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Crown Prince Haakon and Crown Princess Mette-Marit walk with Governor-General David Johnston in Ottawa on Monday. (Sean Kilpatrick/THE CANADIAN PRESS)
Crown Prince Haakon and Crown Princess Mette-Marit walk with Governor-General David Johnston in Ottawa on Monday. (Sean Kilpatrick/THE CANADIAN PRESS)

Norwegian startups look to Canada to expand business Add to ...

As the federal government works to attract more foreign investment, Norway’s Crown Prince Couple says Scandinavian startup companies already see Canada as an attractive market to launch and grow their businesses.

Crown Prince Haakon and Crown Princess Mette-Marit are visiting Canada this week to strengthen relations between Norway and Canada, including in the startup sector. In an exclusive interview with The Globe and Mail, the royal couple said Norwegian companies are eager to work with the Toronto startup scene.

“The startup scene in Norway is also here [in Canada] to learn how you work on innovation and creating new companies in Canada because I think we have a lot to learn from the model that you are using,” Crown Prince Haakon said.

“There’s many things going on here and it’s a vibrant community for your startup scene.”

The Crown Prince’s comments come less than a week after the government committed to launch an Invest in Canada Hub to entice foreign investment. It was just one measure adopted by Ottawa on the recommendation of its Advisory Council on Economic Growth, chaired by Dominic Barton, global managing director of the consultancy McKinsey & Co. The government also plans to create an infrastructure bank aimed at attracting private investment and adopt changes to speed up the processing of high-skilled temporary foreign workers, as recommended by the growth council.

Crown Prince Haakon said Norwegian startups, especially those in the country’s growing medical technology sector, see a lot of benefits to working in the Canadian market. He said Norwegian companies find comfort in Canada’s societal values, which are similar to Norway’s, and its shared geography, with both countries being “quite far north.”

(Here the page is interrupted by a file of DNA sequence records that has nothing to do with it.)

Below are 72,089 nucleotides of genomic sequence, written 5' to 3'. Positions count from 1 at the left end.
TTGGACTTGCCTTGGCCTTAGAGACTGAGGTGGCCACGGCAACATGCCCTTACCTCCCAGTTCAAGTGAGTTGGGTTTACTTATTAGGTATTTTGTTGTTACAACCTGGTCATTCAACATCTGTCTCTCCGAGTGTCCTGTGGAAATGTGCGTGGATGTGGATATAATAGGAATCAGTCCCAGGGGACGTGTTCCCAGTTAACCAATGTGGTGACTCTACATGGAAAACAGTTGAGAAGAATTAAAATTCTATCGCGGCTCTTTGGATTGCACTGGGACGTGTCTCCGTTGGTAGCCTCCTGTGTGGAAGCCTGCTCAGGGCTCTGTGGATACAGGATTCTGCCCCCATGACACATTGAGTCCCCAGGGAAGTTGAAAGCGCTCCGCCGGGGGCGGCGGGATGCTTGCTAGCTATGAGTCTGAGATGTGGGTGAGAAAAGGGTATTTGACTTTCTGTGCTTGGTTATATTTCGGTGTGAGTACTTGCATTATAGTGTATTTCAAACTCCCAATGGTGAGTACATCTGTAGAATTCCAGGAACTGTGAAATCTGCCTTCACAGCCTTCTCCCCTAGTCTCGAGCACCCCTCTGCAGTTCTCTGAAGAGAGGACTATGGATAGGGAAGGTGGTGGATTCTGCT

“Canada is a very diverse and interesting society where I think a lot of Norwegian startups find a good fit for starting their business, to growth their business also abroad, beyond Norway,” he said.

In addition to the med-tech sector, Crown Prince Haakon said there is also an opportunity for Canada and Norway to explore startup partnerships in the areas of climate and environment.

As a part of their four-day visit to Canada, the royal couple will meet with Canadian and Norwegian startup companies in Toronto and visit the MaRS Centre to learn about the city’s startup sector on Tuesday. Princess Mette-Marit said the couple is looking forward to meeting Norwegian entrepreneurs who are inspiring others to do business in Canada.

“When one company comes … [it’s] much easier for other companies to follow along and I think that’s what we’re seeing in Toronto at the moment,” Princess Mette-Marit said.

The Crown Prince and Princess started their visit Sunday in Ottawa, where they had dinner with Prime Minister Justin Trudeau and his wife, Sophie. On Monday, they met with Governor General David Johnston at Rideau Hall and participated in a seminar on the Arctic. While in Toronto, they will also take part in a number of Norwegian cultural events. The final leg of their trip to St. John’s focuses on Canada and Norway’s shared interests in the Arctic and oil and gas industries.

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